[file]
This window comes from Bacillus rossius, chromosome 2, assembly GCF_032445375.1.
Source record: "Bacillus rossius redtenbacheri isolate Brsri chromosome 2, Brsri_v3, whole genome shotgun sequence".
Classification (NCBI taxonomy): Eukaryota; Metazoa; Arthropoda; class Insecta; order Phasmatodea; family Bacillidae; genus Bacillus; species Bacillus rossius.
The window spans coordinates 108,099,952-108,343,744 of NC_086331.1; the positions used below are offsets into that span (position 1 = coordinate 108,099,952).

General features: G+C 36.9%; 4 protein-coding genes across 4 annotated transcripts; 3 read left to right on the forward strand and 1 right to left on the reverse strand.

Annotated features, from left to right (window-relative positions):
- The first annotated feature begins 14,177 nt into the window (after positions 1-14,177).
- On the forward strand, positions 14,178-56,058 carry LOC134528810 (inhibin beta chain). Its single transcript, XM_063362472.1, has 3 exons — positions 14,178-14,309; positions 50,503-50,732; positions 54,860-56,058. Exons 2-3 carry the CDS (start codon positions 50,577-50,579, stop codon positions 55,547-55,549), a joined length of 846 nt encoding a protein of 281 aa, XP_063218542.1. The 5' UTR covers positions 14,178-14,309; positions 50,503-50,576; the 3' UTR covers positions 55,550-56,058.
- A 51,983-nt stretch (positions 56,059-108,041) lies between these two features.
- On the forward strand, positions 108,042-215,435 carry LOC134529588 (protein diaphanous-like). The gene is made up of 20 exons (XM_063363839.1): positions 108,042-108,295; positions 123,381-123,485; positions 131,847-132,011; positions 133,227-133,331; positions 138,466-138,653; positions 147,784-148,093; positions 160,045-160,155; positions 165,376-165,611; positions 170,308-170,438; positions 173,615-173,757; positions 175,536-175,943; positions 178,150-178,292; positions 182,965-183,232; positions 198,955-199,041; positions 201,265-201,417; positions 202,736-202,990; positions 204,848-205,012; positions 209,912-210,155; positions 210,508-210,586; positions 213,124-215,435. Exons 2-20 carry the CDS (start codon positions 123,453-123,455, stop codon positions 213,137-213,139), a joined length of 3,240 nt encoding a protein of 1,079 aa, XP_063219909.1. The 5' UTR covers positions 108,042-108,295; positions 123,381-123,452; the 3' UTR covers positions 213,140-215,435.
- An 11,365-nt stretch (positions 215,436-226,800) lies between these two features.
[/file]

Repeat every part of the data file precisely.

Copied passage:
This window comes from Bacillus rossius, chromosome 2, assembly GCF_032445375.1.
Source record: "Bacillus rossius redtenbacheri isolate Brsri chromosome 2, Brsri_v3, whole genome shotgun sequence".
Classification (NCBI taxonomy): Eukaryota; Metazoa; Arthropoda; class Insecta; order Phasmatodea; family Bacillidae; genus Bacillus; species Bacillus rossius.
The window spans coordinates 108,099,952-108,343,744 of NC_086331.1; the positions used below are offsets into that span (position 1 = coordinate 108,099,952).

General features: G+C 36.9%; 4 protein-coding genes across 4 annotated transcripts; 3 read left to right on the forward strand and 1 right to left on the reverse strand.

Annotated features, from left to right (window-relative positions):
- The first annotated feature begins 14,177 nt into the window (after positions 1-14,177).
- On the forward strand, positions 14,178-56,058 carry LOC134528810 (inhibin beta chain). Its single transcript, XM_063362472.1, has 3 exons — positions 14,178-14,309; positions 50,503-50,732; positions 54,860-56,058. Exons 2-3 carry the CDS (start codon positions 50,577-50,579, stop codon positions 55,547-55,549), a joined length of 846 nt encoding a protein of 281 aa, XP_063218542.1. The 5' UTR covers positions 14,178-14,309; positions 50,503-50,576; the 3' UTR covers positions 55,550-56,058.
- A 51,983-nt stretch (positions 56,059-108,041) lies between these two features.
- On the forward strand, positions 108,042-215,435 carry LOC134529588 (protein diaphanous-like). The gene is made up of 20 exons (XM_063363839.1): positions 108,042-108,295; positions 123,381-123,485; positions 131,847-132,011; positions 133,227-133,331; positions 138,466-138,653; positions 147,784-148,093; positions 160,045-160,155; positions 165,376-165,611; positions 170,308-170,438; positions 173,615-173,757; positions 175,536-175,943; positions 178,150-178,292; positions 182,965-183,232; positions 198,955-199,041; positions 201,265-201,417; positions 202,736-202,990; positions 204,848-205,012; positions 209,912-210,155; positions 210,508-210,586; positions 213,124-215,435. Exons 2-20 carry the CDS (start codon positions 123,453-123,455, stop codon positions 213,137-213,139), a joined length of 3,240 nt encoding a protein of 1,079 aa, XP_063219909.1. The 5' UTR covers positions 108,042-108,295; positions 123,381-123,452; the 3' UTR covers positions 213,140-215,435.
- An 11,365-nt stretch (positions 215,436-226,800) lies between these two features.